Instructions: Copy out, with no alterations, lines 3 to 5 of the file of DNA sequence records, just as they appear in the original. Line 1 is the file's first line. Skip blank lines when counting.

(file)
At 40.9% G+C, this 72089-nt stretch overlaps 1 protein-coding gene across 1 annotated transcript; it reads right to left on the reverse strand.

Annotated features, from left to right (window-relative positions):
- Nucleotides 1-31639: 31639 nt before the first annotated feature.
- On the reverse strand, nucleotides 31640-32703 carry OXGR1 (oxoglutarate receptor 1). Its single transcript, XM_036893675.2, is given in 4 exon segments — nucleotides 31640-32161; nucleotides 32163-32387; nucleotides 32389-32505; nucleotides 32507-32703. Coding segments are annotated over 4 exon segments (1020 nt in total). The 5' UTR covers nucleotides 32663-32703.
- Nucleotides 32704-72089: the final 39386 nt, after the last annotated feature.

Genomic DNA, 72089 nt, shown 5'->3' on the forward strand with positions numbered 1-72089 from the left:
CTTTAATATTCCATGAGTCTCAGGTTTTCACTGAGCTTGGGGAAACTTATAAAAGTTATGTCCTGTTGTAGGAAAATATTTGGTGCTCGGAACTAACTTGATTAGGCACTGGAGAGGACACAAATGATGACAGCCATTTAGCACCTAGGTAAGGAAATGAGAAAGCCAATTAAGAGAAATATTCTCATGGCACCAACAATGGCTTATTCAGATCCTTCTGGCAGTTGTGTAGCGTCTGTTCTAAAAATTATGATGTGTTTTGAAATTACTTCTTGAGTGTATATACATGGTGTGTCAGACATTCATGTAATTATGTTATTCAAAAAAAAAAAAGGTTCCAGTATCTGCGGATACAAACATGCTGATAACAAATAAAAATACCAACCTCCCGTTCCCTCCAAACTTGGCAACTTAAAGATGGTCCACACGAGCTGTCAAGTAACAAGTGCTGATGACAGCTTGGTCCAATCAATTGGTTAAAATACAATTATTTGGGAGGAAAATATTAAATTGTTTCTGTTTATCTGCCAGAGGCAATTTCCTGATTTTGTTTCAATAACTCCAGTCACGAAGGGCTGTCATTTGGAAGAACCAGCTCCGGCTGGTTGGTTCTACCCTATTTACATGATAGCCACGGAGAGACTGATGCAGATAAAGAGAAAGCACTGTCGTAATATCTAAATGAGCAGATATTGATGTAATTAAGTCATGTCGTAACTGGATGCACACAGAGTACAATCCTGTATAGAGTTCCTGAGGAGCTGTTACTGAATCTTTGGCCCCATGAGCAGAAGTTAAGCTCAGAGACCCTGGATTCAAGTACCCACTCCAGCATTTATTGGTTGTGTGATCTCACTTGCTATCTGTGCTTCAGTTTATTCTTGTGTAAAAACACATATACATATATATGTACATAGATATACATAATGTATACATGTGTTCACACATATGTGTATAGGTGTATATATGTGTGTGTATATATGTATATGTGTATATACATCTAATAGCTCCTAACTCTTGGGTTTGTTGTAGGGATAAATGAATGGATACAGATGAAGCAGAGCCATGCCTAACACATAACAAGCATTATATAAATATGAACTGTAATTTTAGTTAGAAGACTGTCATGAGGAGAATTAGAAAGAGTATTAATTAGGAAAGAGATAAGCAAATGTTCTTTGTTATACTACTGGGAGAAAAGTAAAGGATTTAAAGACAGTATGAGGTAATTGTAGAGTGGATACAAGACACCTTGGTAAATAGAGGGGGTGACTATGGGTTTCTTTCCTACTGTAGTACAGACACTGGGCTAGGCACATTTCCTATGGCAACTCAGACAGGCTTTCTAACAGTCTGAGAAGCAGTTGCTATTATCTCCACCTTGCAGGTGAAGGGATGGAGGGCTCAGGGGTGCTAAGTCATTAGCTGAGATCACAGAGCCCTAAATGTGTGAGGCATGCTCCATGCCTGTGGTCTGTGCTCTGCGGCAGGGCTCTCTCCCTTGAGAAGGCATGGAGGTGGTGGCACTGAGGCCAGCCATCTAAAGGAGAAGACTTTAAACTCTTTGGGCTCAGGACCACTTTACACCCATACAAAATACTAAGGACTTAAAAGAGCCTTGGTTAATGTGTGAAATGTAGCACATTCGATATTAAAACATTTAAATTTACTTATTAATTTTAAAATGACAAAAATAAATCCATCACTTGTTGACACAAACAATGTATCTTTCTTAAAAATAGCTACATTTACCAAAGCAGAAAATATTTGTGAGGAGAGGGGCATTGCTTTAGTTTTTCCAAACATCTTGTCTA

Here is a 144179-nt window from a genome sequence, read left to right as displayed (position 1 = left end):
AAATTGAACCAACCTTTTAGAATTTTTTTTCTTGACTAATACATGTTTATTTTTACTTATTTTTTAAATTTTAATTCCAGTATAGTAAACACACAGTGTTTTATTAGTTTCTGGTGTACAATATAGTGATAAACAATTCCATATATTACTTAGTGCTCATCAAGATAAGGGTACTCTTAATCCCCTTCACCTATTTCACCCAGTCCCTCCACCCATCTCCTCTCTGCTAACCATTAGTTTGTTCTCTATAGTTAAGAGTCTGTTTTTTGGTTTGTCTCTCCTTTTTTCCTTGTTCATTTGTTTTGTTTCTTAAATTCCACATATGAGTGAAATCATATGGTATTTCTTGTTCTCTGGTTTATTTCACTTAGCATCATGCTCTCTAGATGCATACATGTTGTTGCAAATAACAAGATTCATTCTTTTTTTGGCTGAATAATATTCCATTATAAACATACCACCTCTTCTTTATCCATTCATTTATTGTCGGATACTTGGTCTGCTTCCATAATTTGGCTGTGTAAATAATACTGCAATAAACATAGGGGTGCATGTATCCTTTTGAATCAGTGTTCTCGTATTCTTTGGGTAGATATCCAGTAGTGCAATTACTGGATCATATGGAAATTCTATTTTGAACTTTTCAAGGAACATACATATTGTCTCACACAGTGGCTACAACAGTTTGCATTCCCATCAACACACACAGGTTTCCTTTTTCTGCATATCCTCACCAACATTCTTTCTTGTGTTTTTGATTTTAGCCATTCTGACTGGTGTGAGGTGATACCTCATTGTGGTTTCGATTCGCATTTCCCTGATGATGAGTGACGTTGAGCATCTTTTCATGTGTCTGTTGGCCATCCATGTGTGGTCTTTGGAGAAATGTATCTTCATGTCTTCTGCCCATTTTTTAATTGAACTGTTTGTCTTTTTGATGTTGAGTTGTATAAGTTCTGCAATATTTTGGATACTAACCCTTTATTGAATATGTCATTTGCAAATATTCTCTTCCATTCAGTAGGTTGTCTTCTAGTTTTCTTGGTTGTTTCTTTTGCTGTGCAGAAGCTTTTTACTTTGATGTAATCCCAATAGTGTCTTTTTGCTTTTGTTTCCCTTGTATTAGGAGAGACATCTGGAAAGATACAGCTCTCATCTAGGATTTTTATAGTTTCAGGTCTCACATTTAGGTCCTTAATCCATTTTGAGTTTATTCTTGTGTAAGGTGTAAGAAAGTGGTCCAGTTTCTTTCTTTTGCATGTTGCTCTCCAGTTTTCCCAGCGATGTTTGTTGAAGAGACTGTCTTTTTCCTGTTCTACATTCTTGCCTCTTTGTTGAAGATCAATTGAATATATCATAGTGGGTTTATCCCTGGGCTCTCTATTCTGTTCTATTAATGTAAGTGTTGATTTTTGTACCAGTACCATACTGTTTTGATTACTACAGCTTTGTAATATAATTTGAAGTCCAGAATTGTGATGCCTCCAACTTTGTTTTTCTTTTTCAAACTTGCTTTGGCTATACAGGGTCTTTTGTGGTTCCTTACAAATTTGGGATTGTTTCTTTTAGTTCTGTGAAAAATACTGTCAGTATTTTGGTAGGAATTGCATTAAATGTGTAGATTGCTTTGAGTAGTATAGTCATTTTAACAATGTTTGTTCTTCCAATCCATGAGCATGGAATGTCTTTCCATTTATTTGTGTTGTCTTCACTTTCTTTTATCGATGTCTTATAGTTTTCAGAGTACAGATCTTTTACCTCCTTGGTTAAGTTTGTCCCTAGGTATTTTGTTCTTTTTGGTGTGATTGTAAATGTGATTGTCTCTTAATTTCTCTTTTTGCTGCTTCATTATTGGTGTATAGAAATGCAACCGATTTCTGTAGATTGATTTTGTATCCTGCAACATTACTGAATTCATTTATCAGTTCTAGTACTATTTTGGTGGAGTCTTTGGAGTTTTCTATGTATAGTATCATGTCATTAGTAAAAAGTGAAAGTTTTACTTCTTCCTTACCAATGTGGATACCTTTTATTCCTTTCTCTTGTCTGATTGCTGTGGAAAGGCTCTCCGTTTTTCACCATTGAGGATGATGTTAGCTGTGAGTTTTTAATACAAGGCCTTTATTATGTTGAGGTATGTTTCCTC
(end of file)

- Nucleotides 1-31639: 31639 nt before the first annotated feature.
- On the reverse strand, nucleotides 31640-32703 carry OXGR1 (oxoglutarate receptor 1). Its single transcript, XM_036893675.2, is given in 4 exon segments — nucleotides 31640-32161; nucleotides 32163-32387; nucleotides 32389-32505; nucleotides 32507-32703. Coding segments are annotated over 4 exon segments (1020 nt in total). The 5' UTR covers nucleotides 32663-32703.
- Nucleotides 32704-72089: the final 39386 nt, after the last annotated feature.